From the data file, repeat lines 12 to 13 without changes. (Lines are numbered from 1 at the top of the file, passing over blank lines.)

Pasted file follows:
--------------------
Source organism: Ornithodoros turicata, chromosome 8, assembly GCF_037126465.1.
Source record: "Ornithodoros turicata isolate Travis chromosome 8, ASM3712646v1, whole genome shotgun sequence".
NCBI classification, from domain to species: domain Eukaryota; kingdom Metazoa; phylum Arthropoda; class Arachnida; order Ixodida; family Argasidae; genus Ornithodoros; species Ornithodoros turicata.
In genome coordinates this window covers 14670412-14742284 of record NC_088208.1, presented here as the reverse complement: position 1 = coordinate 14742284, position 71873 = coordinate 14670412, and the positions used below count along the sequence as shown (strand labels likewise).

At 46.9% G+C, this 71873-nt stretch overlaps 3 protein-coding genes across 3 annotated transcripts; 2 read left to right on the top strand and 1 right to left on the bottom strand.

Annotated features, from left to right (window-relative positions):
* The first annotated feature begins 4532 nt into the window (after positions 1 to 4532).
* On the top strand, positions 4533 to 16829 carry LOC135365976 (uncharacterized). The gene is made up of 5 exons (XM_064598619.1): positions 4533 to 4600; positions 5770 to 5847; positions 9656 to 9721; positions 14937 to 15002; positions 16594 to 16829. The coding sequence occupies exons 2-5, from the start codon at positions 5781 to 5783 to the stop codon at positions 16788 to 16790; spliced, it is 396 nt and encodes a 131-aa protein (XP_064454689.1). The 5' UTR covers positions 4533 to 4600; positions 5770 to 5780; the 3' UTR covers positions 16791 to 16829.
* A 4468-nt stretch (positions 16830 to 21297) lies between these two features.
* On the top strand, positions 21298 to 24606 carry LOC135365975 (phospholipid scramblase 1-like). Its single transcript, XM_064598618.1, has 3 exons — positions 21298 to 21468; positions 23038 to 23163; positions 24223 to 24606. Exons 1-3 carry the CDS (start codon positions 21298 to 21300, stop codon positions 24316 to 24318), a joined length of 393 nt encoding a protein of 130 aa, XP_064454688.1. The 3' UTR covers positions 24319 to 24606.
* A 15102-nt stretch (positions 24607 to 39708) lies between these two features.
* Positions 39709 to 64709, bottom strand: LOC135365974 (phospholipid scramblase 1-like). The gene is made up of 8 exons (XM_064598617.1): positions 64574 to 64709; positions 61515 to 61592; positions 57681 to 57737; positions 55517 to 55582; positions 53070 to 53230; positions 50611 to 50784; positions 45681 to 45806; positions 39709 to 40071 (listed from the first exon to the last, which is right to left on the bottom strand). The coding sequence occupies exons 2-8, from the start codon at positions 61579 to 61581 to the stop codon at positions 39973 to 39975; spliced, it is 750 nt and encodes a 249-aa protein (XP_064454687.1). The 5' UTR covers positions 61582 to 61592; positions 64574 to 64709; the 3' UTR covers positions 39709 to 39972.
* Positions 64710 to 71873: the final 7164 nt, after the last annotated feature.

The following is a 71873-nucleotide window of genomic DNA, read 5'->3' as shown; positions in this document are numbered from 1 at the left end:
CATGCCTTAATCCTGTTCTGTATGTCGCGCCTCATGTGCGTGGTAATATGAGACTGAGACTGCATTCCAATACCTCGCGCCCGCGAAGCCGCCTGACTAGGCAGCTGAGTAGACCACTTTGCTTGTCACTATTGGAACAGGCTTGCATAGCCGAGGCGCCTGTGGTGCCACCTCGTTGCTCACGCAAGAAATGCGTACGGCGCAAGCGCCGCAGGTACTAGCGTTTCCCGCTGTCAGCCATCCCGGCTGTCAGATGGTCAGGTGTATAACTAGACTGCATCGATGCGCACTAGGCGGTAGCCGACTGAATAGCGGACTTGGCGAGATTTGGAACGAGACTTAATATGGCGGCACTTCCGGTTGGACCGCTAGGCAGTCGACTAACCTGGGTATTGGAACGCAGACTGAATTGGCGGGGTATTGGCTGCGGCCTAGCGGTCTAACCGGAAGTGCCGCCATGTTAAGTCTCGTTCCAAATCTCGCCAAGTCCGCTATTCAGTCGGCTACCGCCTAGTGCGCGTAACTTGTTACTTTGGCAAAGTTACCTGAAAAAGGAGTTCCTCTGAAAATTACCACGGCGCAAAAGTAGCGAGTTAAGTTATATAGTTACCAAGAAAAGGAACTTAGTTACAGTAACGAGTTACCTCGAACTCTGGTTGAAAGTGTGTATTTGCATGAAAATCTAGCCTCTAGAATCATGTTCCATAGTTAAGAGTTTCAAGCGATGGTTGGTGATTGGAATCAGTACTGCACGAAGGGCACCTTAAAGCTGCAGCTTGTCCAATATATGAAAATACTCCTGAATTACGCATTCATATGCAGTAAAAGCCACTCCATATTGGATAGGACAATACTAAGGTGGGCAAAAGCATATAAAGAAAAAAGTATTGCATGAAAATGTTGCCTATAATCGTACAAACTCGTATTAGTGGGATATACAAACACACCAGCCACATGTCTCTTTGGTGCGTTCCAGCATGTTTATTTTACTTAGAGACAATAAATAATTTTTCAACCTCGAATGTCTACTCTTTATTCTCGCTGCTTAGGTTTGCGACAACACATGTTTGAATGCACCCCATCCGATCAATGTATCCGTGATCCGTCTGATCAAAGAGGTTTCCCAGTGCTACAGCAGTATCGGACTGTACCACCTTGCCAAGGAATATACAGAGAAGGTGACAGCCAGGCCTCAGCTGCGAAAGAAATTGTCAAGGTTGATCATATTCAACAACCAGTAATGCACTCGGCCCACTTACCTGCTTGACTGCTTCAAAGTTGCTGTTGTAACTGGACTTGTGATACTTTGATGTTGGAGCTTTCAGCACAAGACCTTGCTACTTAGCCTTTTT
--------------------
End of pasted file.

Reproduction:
* Positions 39709 to 64709, bottom strand: LOC135365974 (phospholipid scramblase 1-like). The gene is made up of 8 exons (XM_064598617.1): positions 64574 to 64709; positions 61515 to 61592; positions 57681 to 57737; positions 55517 to 55582; positions 53070 to 53230; positions 50611 to 50784; positions 45681 to 45806; positions 39709 to 40071 (listed from the first exon to the last, which is right to left on the bottom strand). The coding sequence occupies exons 2-8, from the start codon at positions 61579 to 61581 to the stop codon at positions 39973 to 39975; spliced, it is 750 nt and encodes a 249-aa protein (XP_064454687.1). The 5' UTR covers positions 61582 to 61592; positions 64574 to 64709; the 3' UTR covers positions 39709 to 39972.
* Positions 64710 to 71873: the final 7164 nt, after the last annotated feature.